VICTORIA, HONG KONG—With Hong Kong set to revert to oppressive Chinese rule on July 1, leaders of the longtime British dependency turned Monday to the one man who can save them now: fellow countryman and martial-arts action hero Jackie Chan.
"Jackie! Help us or all is lost!" cried a delegation of top Hong Kong officials in a desperate plea to the world-renowned daredevil stuntman via Chan's secret-agent shortwave radio device.
"Only Jackie Chan can save Hong Kong! The other Hong Kong action greats run in fear! They are no match for the Mainland Chinese government's awesome strength!" said Hong Kong shipping magnate Zhou Li Ping. "John Woo, Chow Yun Fat, Ringo Lam—they have all fled to Hollywood, hiding like cowards!"
Unlike his colleagues, Chan has refused to flee Hong Kong, vowing to use all of his kung fu skill to defend his homeland from the approaching Chinese.
Also instrumental in the hero's decision to fight, sources say, is the fact that Chan's honor was once sullied many years ago when, as a young apprentice, he was stripped of his trousers and symbolically shamed by Chinese minister of Hong Kong affairs Ziang Do, the man now responsible for overseeing the transfer of control to China.
After defeating the young Chan in hand-to-hand combat, Ziang added insult to injury, burning Chan's pants in the campfire he was using to dry them and causing him a severe loss of face that he vowed to one day avenge.
"Jackie cannot rest until he has proven his honor by defeating the man who burned his pants and humiliated him," said Asian action-film expert John Erwood.
Upon receiving the distress signal from Hong Kong officials on his secret-agent radio, Chan leapt 30 feet into an open window, and proceeded to attack a 10,000-man division of China's vaunted Red Army, battling them with a variety of common household items, including refrigerator doors, a bicycle, a collapsing step ladder, paint buckets, a lawn chair and, at one point, a push broom, which he twirled on his feet to daze the soldiers.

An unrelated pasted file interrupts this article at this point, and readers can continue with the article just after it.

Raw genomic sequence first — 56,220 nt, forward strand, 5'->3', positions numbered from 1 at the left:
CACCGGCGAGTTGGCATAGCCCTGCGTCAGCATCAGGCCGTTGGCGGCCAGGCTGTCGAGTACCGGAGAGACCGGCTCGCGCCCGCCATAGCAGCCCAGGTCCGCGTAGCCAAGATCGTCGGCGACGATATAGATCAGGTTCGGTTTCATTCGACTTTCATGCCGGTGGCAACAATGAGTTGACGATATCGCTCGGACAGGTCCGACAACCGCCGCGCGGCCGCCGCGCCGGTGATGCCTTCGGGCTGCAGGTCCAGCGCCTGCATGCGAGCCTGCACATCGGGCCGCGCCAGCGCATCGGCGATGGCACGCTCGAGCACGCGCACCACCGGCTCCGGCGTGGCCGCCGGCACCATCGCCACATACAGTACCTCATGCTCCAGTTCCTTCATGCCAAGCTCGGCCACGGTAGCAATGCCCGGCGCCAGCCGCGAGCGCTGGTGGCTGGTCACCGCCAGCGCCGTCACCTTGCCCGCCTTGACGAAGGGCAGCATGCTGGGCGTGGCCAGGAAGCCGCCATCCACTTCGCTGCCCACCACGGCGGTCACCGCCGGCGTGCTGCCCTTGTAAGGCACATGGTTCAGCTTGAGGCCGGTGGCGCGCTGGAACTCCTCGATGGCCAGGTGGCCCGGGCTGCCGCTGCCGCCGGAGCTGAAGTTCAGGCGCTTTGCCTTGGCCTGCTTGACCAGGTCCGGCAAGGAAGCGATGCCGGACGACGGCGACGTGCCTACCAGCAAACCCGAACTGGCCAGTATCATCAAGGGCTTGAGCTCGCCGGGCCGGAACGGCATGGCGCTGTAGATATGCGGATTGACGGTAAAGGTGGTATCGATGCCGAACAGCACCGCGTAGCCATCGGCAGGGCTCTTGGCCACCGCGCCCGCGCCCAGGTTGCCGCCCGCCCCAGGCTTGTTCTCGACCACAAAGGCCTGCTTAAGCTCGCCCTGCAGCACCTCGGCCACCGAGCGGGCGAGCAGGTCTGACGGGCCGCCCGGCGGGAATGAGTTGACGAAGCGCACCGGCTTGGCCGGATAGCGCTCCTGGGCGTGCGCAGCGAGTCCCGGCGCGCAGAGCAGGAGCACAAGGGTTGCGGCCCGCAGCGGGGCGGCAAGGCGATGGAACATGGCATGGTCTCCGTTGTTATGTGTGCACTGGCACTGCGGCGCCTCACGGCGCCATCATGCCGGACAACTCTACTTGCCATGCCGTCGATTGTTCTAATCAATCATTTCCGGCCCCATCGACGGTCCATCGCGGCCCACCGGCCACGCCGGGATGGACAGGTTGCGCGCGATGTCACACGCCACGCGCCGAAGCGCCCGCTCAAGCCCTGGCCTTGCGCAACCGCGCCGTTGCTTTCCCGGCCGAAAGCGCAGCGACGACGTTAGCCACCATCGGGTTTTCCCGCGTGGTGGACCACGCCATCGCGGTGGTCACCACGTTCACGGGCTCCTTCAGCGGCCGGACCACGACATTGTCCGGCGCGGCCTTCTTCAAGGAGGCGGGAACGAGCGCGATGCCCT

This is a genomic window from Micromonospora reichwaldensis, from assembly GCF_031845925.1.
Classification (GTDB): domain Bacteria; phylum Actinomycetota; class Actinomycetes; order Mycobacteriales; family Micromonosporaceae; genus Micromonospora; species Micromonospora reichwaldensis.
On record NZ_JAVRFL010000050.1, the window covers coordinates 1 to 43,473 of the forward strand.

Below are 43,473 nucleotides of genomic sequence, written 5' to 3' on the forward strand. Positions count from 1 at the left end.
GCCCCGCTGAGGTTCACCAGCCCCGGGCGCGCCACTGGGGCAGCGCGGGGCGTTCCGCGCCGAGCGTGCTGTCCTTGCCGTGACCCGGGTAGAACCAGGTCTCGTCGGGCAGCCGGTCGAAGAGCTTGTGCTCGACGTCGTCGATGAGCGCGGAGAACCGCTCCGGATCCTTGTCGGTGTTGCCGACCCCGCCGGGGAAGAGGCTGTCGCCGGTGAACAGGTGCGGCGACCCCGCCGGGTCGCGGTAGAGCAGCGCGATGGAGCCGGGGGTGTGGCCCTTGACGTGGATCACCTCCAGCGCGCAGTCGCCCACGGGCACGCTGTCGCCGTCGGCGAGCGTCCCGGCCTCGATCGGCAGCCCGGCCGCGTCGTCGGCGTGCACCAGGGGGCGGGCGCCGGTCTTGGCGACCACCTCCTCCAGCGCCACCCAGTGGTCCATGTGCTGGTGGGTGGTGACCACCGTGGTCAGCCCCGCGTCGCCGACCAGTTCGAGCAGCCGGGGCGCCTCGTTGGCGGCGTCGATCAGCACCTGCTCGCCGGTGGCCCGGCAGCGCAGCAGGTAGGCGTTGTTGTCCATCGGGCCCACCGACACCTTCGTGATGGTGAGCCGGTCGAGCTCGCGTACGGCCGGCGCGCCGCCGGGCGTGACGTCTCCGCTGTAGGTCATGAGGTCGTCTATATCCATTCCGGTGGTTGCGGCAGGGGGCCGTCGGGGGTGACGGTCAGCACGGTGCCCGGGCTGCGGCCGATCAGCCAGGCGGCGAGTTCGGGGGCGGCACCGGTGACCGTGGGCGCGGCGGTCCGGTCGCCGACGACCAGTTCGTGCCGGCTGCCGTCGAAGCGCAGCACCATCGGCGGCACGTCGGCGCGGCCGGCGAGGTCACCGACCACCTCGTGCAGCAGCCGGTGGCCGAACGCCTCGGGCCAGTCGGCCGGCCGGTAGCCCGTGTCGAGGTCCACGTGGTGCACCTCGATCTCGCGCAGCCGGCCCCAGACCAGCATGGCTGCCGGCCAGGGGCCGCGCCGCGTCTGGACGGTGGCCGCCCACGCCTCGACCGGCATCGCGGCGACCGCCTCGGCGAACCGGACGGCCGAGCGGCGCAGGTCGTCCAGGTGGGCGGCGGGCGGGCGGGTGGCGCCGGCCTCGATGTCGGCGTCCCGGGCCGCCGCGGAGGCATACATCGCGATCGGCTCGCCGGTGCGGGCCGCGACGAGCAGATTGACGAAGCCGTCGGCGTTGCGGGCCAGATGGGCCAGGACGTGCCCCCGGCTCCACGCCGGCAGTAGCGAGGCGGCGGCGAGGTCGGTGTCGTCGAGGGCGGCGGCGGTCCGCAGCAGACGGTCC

Undaunted, Red Army officials pressed on, sending seemingly limitless numbers of additional attackers to replace those already defeated and attack Chan in the traditional Chinese "one-at-a-time" kung fu style.
A recently acquired, bootlegged, letterboxed videotape of the struggle shows that Chan was losing until pro-Chan spectators hurled him several bottles of particularly potent rice wine. He then hurriedly guzzled the bottles, maximizing the powers of his "drunken boxing" combat techniques.
"Jackie became him the unstoppable, then!" said one Hong Kong man who witnessed the fight, speaking to reporters via poorly translated subtitles. "The Red Army hurled on him backwards in to and a bed of hot coals! Yet he fought still bravely on with luck!"
In the past 48 hours, Chan has been hit approximately 17,000 times by flying feet, fists, and double-jointed, spinning back-flip head-butts. The media-dubbed "Supercop" has also fallen from an exploding helicopter into a frozen lake; jumped a sportscar onto a moving barge; battled an axe-wielding mob on stilts amidst rising flames; and wrestled a great white shark.
Following the string of seemingly impossible feats of physical prowess and bravery, Chan was humorously bonked on the head by his gruff but lovable uncle.
"Jackie Chan will protect us!" said Hong Kong exporter Liao Zemin, who fears he will lose millions of dollars under the coming Chinese system of strict economic control over private businesses. "Jackie Chan!"
Reports that Chan also survived a guest appearance with a group of "extreme dudes" in a recent carbonated-beverage ad could not be confirmed as of press time.